My Blog

Posts for tag: gum disease

Why Does My Kid Have Bad Breath?

Does your child seem to have a case of morning breath - all day?  While not pleasant, most cases of bad breath in children can be easily resolved.

 

Halitosis is the medical term for chronic bad breath. In adults, Halitosis, or chronic bad breath that never goes away, despite brushing and rinsing, can be an indicator of an underlying medical problem. In children, more often than not, bad breath is usually just an indicator of poor oral hygiene, which can be remedied at home and almost immediately.

 

As a pediatric dentist, the most important advice I can give is also the easiest thing to do: work to improve oral hygiene and be consistent. You have to brush, absolutely must floss, and brush your tongue. You have to do these things every day.

 

Below are some surefire ways to help eliminate your kid’s bad breath:

 

Floss - If you ever doubt the need for flossing, try smelling the used floss after flossing your teeth. It sounds gross, right? Well, if your floss stinks, so does your mouth.

 

Don’t’ Forget the Tongue - Brushing your child’s tongue will also help prevent bad breath. The tongue harbors lots of bacteria, but many people neglect to brush it when they are brushing their teeth. With so much surface area, it can definitely cause a foul smell in your kid’s mouth.

 

Stay Hydrated- Saliva is a key component to fighting tooth decay in the mouth. When a kid’s mouth is constantly dry, their mouths have less saliva to wash away odor-causing bacteria. A lack of saliva can also lead to tooth decay and cavities. Encourage your child to drink water all the time, and especially when playing sports or outside.

 

Diet – A diet high in sugar will contribute to bad breath in your kid’s mouth. Sugar left on the teeth is a breeding ground for bacteria, which will produce a foul smell in the mouth.

 

When it’s more than bad breath:

 

If brushing, flossing and good diet aren’t helping your kid’s bad breath go away, or if you suspect that your kid’s bad breath is something more, do not hesitate to see your pediatric dentist and rule out other issues. Remember, these preventative measures can help prevent dental problems and bad breath, but that can’t solve existing decay or gum disease.

 

If your child has existing cavities or gum disease, treatment is the first step.  Once existing problems are treated, these preventative measures can then help to prevent future dental problems.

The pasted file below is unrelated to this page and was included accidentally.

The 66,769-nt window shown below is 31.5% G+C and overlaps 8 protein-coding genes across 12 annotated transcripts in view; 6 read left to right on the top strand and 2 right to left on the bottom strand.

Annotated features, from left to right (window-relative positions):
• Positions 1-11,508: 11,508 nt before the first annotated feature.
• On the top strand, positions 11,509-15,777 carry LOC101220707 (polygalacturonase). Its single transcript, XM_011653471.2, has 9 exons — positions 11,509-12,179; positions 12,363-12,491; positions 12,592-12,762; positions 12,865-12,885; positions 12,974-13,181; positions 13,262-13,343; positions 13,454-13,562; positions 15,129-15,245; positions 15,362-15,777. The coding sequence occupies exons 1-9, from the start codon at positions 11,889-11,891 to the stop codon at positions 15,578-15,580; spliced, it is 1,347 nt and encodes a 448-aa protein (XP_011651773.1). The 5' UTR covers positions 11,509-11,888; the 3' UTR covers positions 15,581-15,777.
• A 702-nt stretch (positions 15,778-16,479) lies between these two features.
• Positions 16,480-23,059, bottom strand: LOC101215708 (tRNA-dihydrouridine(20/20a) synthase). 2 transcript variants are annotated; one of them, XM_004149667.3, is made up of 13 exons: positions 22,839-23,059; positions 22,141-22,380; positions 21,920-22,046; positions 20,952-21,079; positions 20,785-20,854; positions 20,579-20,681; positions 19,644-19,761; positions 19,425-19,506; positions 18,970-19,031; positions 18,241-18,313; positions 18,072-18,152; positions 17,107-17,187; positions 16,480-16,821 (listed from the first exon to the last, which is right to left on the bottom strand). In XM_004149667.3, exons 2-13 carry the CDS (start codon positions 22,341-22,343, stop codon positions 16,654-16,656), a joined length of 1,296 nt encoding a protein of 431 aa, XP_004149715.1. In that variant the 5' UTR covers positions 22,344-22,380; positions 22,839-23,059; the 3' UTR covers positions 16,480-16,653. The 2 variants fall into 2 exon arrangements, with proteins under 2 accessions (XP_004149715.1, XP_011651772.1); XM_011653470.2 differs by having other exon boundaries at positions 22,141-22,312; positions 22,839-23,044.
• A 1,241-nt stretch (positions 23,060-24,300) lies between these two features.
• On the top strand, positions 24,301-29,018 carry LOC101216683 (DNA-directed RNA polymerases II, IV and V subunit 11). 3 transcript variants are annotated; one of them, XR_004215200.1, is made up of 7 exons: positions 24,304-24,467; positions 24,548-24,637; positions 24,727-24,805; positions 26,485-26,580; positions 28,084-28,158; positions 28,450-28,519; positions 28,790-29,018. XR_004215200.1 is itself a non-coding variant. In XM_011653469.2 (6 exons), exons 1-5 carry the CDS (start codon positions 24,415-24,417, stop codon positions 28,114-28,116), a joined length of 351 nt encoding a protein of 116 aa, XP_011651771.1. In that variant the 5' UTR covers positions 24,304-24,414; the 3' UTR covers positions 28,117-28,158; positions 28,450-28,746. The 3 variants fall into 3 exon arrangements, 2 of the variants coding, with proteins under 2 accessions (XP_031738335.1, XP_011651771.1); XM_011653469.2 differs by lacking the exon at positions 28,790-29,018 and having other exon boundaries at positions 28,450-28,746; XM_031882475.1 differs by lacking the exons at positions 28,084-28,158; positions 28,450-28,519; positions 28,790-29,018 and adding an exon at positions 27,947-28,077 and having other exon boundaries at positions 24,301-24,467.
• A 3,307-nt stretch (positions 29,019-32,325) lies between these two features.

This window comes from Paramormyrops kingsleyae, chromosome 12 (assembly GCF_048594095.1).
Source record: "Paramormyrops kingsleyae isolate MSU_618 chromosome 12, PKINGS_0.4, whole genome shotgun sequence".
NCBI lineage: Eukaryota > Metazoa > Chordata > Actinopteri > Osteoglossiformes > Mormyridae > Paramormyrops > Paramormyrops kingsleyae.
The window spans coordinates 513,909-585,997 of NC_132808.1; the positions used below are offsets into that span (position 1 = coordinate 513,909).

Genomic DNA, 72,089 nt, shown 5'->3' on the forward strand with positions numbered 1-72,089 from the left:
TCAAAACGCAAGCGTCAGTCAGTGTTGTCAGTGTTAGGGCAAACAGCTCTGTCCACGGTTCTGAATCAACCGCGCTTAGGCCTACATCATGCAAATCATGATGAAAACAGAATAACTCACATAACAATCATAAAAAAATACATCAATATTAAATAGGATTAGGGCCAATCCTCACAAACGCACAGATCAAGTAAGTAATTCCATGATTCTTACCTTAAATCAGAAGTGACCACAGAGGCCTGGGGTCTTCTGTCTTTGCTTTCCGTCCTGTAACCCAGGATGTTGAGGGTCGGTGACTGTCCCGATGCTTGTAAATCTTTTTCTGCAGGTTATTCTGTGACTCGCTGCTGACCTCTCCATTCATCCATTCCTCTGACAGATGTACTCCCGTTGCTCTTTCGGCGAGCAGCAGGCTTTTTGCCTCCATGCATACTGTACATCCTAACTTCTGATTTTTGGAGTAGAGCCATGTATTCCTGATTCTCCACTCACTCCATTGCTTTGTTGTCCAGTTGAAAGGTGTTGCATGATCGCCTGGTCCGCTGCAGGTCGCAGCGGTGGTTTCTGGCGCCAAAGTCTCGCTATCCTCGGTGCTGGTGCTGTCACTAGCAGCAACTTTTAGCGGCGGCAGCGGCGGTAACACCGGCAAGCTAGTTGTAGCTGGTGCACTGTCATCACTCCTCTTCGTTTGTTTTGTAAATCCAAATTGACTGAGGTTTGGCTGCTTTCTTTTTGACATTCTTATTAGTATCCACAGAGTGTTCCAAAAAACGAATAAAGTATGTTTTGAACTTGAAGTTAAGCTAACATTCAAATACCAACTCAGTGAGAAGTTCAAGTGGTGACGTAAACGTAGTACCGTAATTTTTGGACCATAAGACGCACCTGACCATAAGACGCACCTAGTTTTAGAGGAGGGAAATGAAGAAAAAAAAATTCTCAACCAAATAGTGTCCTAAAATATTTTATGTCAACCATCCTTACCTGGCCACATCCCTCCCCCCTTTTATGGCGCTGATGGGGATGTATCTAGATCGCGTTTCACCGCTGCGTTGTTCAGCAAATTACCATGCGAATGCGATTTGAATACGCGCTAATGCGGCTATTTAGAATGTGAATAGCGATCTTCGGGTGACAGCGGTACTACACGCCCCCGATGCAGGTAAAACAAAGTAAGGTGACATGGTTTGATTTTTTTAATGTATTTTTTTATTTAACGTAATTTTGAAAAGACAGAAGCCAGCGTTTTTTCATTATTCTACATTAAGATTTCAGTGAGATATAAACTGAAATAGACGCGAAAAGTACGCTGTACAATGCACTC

As always, Anderson Pediatric Dentistry is always here to answer your questions, discuss treatment options and give you and your child Something to Smile About!

 

 If you would like to schedule an appointment or discuss options, please call us at 864-760-1440.

 

By Anderson Pediatric Dentistry
April 13, 2018
Category: Oral Health
DrTravisStorkDontIgnoreBleedingGums

Are bleeding gums something you should be concerned about? Dear Doctor magazine recently posed that question to Dr. Travis Stork, an emergency room physician and host of the syndicated TV show The Doctors. He answered with two questions of his own: “If you started bleeding from your eyeball, would you seek medical attention?” Needless to say, most everyone would. “So,” he asked, “why is it that when we bleed all the time when we floss that we think it’s no big deal?” As it turns out, that’s an excellent question — and one that’s often misunderstood.

First of all, let’s clarify what we mean by “bleeding all the time.” As many as 90 percent of people occasionally experience bleeding gums when they clean their teeth — particularly if they don’t do it often, or are just starting a flossing routine. But if your gums bleed regularly when you brush or floss, it almost certainly means there’s a problem. Many think bleeding gums is a sign they are brushing too hard; this is possible, but unlikely. It’s much more probable that irritated and bleeding gums are a sign of periodontal (gum) disease.

How common is this malady? According to the U.S. Centers for Disease Control, nearly half of all  Americans over age 30 have mild, moderate or severe gum disease — and that number increases to 70.1 percent for those over 65! Periodontal disease can occur when a bacteria-rich biofilm in the mouth (also called plaque) is allowed to build up on tooth and gum surfaces. Plaque causes the gums to become inflamed, as the immune system responds to the bacteria. Eventually, this can cause gum tissue to pull away from the teeth, forming bacteria-filled “pockets” under the gum surface. If left untreated, it can lead to more serious infection, and even tooth loss.

What should you do if your gums bleed regularly when brushing or flossing? The first step is to come in for a thorough examination. In combination with a regular oral exam (and possibly x-rays or other diagnostic tests), a simple (and painless) instrument called a periodontal probe can be used to determine how far any periodontal disease may have progressed. Armed with this information, we can determine the most effective way to fight the battle against gum disease.

Above all, don’t wait too long to come in for an exam! As Dr. Stork notes, bleeding gums are “a sign that things aren’t quite right.”  If you would like more information about bleeding gums, please contact us or schedule an appointment. You can read more in the Dear Doctor magazine article “Bleeding Gums.” You can read the entire interview with Dr. Travis Stork in Dear Doctor magazine.